The victory cemented Barcelona’s place as the preeminent team of the past decade. This year’s victory secured the club’s fourth Champions League title in the past 10 years, as well as the second treble during that run after claiming the Spanish Liga and Copa del Rey last month. (In the process they also became the first club in Europe to achieve the treble on two occasions.)
Eight of their Champions League campaigns since 2006 have reached the semifinal round, and they have never failed to reach the knockout stage during that time period. And they have achieved that feat during a period when there is a greater proliferation of talent playing for a larger number of superclubs. Evolving from the tiki taka that defined the team philosophy under Pep Guardiola, Barcelona has created for itself a multifaceted attack that can eliminate teams in a diverse number of ways.
They can still lock down the ball and suffocate teams — they held 61 percent of the possession in Berlin. But they can also surgically strike on the counterattack, as the Suarez and Neymar goals showed all too clearly. No longer is this team dependent on death by a thousand passes… and yet they also connected on 505 of the 570 passes they attempted, an 88.6 percent success rate that is even more impressive when one considers how many long balls they played throughout the match.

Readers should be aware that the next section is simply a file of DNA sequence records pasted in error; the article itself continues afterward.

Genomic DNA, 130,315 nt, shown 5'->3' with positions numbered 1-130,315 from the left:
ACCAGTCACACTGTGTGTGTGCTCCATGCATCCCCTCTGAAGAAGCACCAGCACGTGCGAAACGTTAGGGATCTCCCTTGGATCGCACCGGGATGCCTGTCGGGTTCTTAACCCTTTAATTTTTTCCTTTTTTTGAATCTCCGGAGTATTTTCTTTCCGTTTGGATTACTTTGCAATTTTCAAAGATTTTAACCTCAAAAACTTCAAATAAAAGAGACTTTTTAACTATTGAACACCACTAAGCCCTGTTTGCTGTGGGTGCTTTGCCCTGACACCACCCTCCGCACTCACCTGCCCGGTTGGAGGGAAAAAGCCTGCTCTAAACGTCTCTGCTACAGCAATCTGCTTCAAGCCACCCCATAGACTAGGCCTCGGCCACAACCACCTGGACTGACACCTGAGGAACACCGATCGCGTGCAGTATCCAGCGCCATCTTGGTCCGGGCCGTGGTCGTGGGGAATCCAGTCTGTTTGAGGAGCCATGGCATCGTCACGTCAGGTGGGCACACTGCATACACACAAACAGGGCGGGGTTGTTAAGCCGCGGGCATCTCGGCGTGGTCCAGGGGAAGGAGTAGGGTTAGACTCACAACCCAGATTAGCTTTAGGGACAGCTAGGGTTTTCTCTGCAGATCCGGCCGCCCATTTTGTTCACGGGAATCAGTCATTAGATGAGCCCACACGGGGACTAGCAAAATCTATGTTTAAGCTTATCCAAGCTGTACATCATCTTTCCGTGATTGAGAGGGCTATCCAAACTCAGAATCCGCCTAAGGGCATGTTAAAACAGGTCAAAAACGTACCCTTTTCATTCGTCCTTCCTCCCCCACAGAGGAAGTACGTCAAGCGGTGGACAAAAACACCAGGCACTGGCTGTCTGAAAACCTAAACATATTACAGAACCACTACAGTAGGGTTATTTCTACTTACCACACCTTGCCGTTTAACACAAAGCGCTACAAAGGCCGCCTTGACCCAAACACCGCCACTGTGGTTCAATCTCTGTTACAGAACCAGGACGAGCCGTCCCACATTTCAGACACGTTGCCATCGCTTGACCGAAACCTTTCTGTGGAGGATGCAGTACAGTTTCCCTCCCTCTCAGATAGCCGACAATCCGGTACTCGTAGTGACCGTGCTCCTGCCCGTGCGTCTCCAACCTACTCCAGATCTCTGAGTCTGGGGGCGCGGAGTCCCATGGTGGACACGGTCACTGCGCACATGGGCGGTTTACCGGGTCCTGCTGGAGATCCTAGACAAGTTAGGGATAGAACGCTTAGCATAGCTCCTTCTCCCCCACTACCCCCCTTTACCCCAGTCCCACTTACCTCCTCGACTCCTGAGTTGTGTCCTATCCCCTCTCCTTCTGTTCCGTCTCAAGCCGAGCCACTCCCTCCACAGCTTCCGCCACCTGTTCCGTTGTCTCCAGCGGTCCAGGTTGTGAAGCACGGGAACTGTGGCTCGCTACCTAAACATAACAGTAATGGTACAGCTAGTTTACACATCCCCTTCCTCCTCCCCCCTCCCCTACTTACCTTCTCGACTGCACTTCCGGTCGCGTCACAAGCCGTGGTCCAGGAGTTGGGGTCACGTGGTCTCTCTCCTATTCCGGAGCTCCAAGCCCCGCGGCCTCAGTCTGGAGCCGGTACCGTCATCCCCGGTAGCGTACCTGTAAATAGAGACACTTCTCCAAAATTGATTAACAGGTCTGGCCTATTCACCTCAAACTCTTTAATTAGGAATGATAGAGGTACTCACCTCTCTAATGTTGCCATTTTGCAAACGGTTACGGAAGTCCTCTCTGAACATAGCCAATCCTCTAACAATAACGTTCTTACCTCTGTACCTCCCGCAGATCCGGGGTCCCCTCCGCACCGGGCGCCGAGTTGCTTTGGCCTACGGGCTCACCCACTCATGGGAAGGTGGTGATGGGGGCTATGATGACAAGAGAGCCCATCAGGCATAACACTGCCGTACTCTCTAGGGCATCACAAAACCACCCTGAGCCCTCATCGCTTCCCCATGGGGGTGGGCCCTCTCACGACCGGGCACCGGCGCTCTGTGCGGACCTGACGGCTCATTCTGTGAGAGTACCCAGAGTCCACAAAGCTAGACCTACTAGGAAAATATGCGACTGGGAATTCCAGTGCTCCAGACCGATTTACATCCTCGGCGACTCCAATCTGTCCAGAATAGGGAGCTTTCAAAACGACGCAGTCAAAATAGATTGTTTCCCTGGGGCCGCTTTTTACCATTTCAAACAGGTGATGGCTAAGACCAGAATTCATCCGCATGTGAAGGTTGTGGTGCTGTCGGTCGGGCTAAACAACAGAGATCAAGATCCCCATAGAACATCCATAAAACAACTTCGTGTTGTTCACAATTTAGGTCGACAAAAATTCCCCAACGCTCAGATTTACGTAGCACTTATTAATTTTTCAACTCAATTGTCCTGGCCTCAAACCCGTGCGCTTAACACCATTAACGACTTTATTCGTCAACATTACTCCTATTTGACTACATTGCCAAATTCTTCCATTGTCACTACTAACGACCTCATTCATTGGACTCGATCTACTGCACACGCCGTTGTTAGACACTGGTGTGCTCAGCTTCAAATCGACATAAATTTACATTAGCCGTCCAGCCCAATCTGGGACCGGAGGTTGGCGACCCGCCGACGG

Throughout the course of the season Barcelona’s play seemed to build toward this exultant crescendo in Germany. Juventus acquitted themselves honorably, belying the myth of Italy’s second-class status in the top tiers of European football. Yet in the end there was nothing that the nerazzurri could do to stop the critical mass that had built up to this point for their opponents.
Just as Paris-Saint Germain, Ajax, APOEL Nicosia, Manchester City, and Bayern Munich failed to slow down the unrelenting attack that Barcelona brought to the table, so too did Juventus resolutely try without success to keep themselves in the match. Once the gears clicked into place and the machinery started humming, though, an aura of inevitability had secured Barcelona’s place as the preeminent modern football dynasty of the 21st century.